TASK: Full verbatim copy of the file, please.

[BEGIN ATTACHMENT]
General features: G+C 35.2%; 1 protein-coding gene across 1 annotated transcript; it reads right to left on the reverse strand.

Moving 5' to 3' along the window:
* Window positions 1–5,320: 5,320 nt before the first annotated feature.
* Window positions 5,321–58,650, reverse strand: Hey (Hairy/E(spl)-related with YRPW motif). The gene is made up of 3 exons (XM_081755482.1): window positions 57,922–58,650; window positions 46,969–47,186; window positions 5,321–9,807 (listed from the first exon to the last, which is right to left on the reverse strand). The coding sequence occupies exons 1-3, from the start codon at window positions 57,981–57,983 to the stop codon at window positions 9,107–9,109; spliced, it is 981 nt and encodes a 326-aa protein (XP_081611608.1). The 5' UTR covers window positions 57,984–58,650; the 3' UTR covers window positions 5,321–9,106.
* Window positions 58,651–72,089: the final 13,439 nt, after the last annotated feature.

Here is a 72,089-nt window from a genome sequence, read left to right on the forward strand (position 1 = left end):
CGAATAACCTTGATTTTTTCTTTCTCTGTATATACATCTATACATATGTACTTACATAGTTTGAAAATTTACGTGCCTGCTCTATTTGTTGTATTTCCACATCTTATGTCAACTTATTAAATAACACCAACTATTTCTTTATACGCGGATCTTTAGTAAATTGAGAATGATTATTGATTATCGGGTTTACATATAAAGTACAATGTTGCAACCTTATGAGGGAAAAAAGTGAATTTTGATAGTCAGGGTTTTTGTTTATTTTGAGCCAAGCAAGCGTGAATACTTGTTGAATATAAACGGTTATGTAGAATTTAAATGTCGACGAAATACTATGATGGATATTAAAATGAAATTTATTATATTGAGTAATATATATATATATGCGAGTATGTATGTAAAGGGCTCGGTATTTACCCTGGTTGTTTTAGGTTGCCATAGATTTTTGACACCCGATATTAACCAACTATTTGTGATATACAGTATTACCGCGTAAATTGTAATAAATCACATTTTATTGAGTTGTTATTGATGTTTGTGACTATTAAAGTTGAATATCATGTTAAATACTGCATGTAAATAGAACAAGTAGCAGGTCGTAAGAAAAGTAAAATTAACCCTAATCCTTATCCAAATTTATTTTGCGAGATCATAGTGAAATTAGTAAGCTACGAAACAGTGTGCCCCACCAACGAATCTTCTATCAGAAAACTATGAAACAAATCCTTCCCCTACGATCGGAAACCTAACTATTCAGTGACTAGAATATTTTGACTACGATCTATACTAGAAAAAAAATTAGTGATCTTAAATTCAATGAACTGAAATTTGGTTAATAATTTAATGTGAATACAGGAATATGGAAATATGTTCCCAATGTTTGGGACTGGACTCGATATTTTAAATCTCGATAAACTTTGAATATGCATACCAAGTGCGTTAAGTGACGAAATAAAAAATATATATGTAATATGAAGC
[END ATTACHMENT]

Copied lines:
General features: G+C 35.2%; 1 protein-coding gene across 1 annotated transcript; it reads right to left on the reverse strand.

Moving 5' to 3' along the window:
* Window positions 1–5,320: 5,320 nt before the first annotated feature.
* Window positions 5,321–58,650, reverse strand: Hey (Hairy/E(spl)-related with YRPW motif). The gene is made up of 3 exons (XM_081755482.1): window positions 57,922–58,650; window positions 46,969–47,186; window positions 5,321–9,807 (listed from the first exon to the last, which is right to left on the reverse strand). The coding sequence occupies exons 1-3, from the start codon at window positions 57,981–57,983 to the stop codon at window positions 9,107–9,109; spliced, it is 981 nt and encodes a 326-aa protein (XP_081611608.1). The 5' UTR covers window positions 57,984–58,650; the 3' UTR covers window positions 5,321–9,106.
* Window positions 58,651–72,089: the final 13,439 nt, after the last annotated feature.

Here is a 72,089-nt window from a genome sequence, read left to right on the forward strand (position 1 = left end):
CGAATAACCTTGATTTTTTCTTTCTCTGTATATACATCTATACATATGTACTTACATAGTTTGAAAATTTACGTGCCTGCTCTATTTGTTGTATTTCCACATCTTATGTCAACTTATTAAATAACACCAACTATTTCTTTATACGCGGATCTTTAGTAAATTGAGAATGATTATTGATTATCGGGTTTACATATAAAGTACAATGTTGCAACCTTATGAGGGAAAAAAGTGAATTTTGATAGTCAGGGTTTTTGTTTATTTTGAGCCAAGCAAGCGTGAATACTTGTTGAATATAAACGGTTATGTAGAATTTAAATGTCGACGAAATACTATGATGGATATTAAAATGAAATTTATTATATTGAGTAATATATATATATATGCGAGTATGTATGTAAAGGGCTCGGTATTTACCCTGGTTGTTTTAGGTTGCCATAGATTTTTGACACCCGATATTAACCAACTATTTGTGATATACAGTATTACCGCGTAAATTGTAATAAATCACATTTTATTGAGTTGTTATTGATGTTTGTGACTATTAAAGTTGAATATCATGTTAAATACTGCATGTAAATAGAACAAGTAGCAGGTCGTAAGAAAAGTAAAATTAACCCTAATCCTTATCCAAATTTATTTTGCGAGATCATAGTGAAATTAGTAAGCTACGAAACAGTGTGCCCCACCAACGAATCTTCTATCAGAAAACTATGAAACAAATCCTTCCCCTACGATCGGAAACCTAACTATTCAGTGACTAGAATATTTTGACTACGATCTATACTAGAAAAAAAATTAGTGATCTTAAATTCAATGAACTGAAATTTGGTTAATAATTTAATGTGAATACAGGAATATGGAAATATGTTCCCAATGTTTGGGACTGGACTCGATATTTTAAATCTCGATAAACTTTGAATATGCATACCAAGTGCGTTAAGTGACGAAATAAAAAATATATATGTAATATGAAGC